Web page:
You have not informed this office of any rules the department has adopted that would permit access to this incident report. Because the information at issue pertains to an investigation of the sexual abuse of a child, this office concludes that the department must withhold this incident report in its entirety pursuant to section 261.201 of the Family Code.

You contend that the remaining incident reports concern reports of juvenile conduct. Prior to its repeal by the Seventy-fourth Legislature, section 51.14(d) of the Family Code provided as follows:

Except as provided by Article 15.27, Code of Criminal Procedure, and except for files and records relating to a charge for which a child is transferred under Section 54.02 of this code to a criminal court for prosecution, the law-enforcement files and records are not open to public inspection nor may their contents be disclosed to the public, but inspection of the files and records is permitted by:

(1) a juvenile court having the child before it in any proceeding;

(2) an attorney for a party to the proceeding; and

(3) law-enforcement officers when necessary for the discharge of their official duties.

Despite the repeal of section 51.14(d), law-enforcement records pertaining to juvenile conduct that occurred prior to the effective date of the repeal continue to be confidential under that section.(2) Please note, however, that because you have redacted from the records you submitted to this office all information identifying the accused individuals, including their respective birth dates, it is impossible for this office to determine the applicability of section 51.14(d) to many of the records at issue. Assuming that these records in fact pertain to juvenile conduct that occurred prior to January 1, 1996, we conclude that these records are governed by section 51.14(d) of the Family Code and that the department must withhold these incident reports in their entirety.(3) See also Open Records Decision No. 181 (1977).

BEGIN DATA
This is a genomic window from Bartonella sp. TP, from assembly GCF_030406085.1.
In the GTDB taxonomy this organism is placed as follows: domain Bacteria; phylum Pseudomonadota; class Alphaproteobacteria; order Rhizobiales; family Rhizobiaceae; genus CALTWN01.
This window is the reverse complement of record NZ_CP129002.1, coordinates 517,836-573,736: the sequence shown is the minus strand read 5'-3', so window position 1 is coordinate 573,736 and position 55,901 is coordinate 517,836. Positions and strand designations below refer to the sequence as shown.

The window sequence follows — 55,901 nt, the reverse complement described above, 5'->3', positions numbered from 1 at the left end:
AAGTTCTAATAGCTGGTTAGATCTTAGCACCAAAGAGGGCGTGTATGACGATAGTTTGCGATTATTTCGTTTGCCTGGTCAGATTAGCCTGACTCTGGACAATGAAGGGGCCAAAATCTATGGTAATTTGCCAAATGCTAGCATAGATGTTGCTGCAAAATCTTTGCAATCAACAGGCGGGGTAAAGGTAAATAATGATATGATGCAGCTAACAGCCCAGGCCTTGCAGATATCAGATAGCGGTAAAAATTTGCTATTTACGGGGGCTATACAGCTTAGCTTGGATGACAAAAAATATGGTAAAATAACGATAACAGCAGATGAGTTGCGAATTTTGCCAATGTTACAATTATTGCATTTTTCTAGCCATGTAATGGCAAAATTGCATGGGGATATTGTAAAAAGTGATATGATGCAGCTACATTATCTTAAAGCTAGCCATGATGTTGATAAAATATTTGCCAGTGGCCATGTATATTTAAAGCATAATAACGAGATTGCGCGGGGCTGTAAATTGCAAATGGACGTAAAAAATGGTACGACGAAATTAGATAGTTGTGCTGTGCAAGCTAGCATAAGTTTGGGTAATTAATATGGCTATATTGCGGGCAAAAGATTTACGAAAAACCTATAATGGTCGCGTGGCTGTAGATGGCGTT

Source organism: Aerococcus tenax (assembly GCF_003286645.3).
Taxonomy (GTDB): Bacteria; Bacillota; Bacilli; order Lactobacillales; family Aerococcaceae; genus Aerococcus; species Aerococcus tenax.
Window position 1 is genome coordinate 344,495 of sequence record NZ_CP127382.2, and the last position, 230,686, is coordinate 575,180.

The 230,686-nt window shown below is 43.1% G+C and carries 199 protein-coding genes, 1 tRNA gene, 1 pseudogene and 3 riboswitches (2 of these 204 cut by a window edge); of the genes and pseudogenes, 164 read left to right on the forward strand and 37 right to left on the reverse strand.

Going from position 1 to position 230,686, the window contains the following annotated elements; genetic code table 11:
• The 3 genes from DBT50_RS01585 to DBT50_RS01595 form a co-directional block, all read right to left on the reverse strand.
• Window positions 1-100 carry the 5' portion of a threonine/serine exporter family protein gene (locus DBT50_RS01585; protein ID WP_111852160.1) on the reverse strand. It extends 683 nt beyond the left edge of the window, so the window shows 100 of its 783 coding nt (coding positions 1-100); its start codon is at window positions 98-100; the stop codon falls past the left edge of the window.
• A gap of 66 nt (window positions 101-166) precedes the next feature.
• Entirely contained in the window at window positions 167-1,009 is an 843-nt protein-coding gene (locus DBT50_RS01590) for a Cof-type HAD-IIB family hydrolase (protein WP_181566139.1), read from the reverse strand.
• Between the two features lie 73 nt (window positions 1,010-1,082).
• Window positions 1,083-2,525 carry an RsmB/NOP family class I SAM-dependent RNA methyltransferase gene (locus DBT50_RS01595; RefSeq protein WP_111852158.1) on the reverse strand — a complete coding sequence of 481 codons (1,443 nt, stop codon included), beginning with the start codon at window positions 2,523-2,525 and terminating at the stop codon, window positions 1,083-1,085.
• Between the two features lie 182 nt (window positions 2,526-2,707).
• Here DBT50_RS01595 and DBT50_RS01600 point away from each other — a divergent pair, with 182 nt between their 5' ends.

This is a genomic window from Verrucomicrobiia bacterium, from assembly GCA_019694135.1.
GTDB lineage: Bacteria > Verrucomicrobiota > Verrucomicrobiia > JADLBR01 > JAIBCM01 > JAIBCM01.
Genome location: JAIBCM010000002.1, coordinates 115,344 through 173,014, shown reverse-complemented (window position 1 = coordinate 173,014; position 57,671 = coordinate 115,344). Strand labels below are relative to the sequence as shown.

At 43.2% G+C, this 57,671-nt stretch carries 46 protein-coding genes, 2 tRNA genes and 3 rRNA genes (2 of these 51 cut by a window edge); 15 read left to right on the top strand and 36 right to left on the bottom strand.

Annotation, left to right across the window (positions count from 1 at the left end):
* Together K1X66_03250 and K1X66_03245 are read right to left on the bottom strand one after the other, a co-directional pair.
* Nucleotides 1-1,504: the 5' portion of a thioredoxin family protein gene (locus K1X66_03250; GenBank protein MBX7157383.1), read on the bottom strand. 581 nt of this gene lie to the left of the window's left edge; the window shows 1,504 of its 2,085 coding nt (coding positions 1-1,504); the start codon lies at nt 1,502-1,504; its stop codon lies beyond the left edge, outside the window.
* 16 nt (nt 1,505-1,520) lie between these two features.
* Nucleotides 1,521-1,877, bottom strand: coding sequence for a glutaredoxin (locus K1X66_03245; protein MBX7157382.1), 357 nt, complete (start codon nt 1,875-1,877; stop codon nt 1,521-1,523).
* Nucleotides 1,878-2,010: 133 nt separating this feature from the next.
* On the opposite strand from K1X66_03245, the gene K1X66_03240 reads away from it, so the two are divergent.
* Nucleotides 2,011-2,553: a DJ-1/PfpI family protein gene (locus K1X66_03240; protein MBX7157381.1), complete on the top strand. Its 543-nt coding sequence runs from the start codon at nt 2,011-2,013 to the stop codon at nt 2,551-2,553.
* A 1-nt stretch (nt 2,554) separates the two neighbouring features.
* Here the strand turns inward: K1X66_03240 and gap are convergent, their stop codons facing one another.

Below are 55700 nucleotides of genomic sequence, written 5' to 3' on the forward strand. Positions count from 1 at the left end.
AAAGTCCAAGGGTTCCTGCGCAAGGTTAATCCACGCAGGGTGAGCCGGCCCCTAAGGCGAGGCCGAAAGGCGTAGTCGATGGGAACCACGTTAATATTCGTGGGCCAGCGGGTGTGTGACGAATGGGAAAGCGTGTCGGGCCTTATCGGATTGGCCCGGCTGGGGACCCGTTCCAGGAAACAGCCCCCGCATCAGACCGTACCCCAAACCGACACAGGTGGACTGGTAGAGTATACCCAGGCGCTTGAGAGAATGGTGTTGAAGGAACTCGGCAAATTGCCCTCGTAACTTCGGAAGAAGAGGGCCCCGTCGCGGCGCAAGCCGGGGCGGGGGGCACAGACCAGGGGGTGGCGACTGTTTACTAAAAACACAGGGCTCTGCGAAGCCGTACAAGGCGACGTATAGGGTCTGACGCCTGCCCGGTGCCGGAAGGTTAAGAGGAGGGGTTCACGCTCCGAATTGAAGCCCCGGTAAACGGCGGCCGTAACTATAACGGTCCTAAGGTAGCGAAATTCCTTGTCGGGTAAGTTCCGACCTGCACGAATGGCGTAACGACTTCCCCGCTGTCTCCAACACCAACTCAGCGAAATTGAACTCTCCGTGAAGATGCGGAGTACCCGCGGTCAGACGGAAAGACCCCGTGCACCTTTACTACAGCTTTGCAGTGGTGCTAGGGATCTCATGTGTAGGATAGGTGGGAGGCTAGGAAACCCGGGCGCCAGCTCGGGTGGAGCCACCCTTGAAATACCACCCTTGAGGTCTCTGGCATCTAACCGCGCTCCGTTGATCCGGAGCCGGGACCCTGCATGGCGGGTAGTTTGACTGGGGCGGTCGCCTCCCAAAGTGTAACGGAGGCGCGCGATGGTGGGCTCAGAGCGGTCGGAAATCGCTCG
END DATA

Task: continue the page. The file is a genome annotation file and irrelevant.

We are resolving this matter with an informal letter ruling rather than with a published open records decision. This ruling is limited to the particular records at issue under the facts presented to us in this request and should not be relied upon as a previous determination regarding any other records. If you have questions about this ruling, please contact our office.

Yours very truly,

Karen E. Hattaway
Assistant Attorney General
Open Records Division

KEH/RWP/ch

Ref.: ID# 120537

Enclosures: Marked documents

cc: Mr. Jerry White
Law Office of Frank L. Branson, P.C.
18th Floor
Highland Park Place
4514 Cole Avenue
Dallas, Texas 75205
(w/o enclosures)


 

Footnotes

1. Although you did not request an open records decision regarding this matter in a timely manner, see Gov't Code 552.301(a), because you have presented compelling reasons for withholding the information at issue, we will in this instance consider the applicability of section 552.101. See Open Records Decision No. 150 (1977).

2. See Act of May 27, 1995, 74th Leg., R.S., ch. 262, 106, 1995 Tex. Sess. Law Serv. 2591 (Vernon).

3. In the future, the city should submit complete, unredacted copies of requested documents to this office when requesting an open records decision.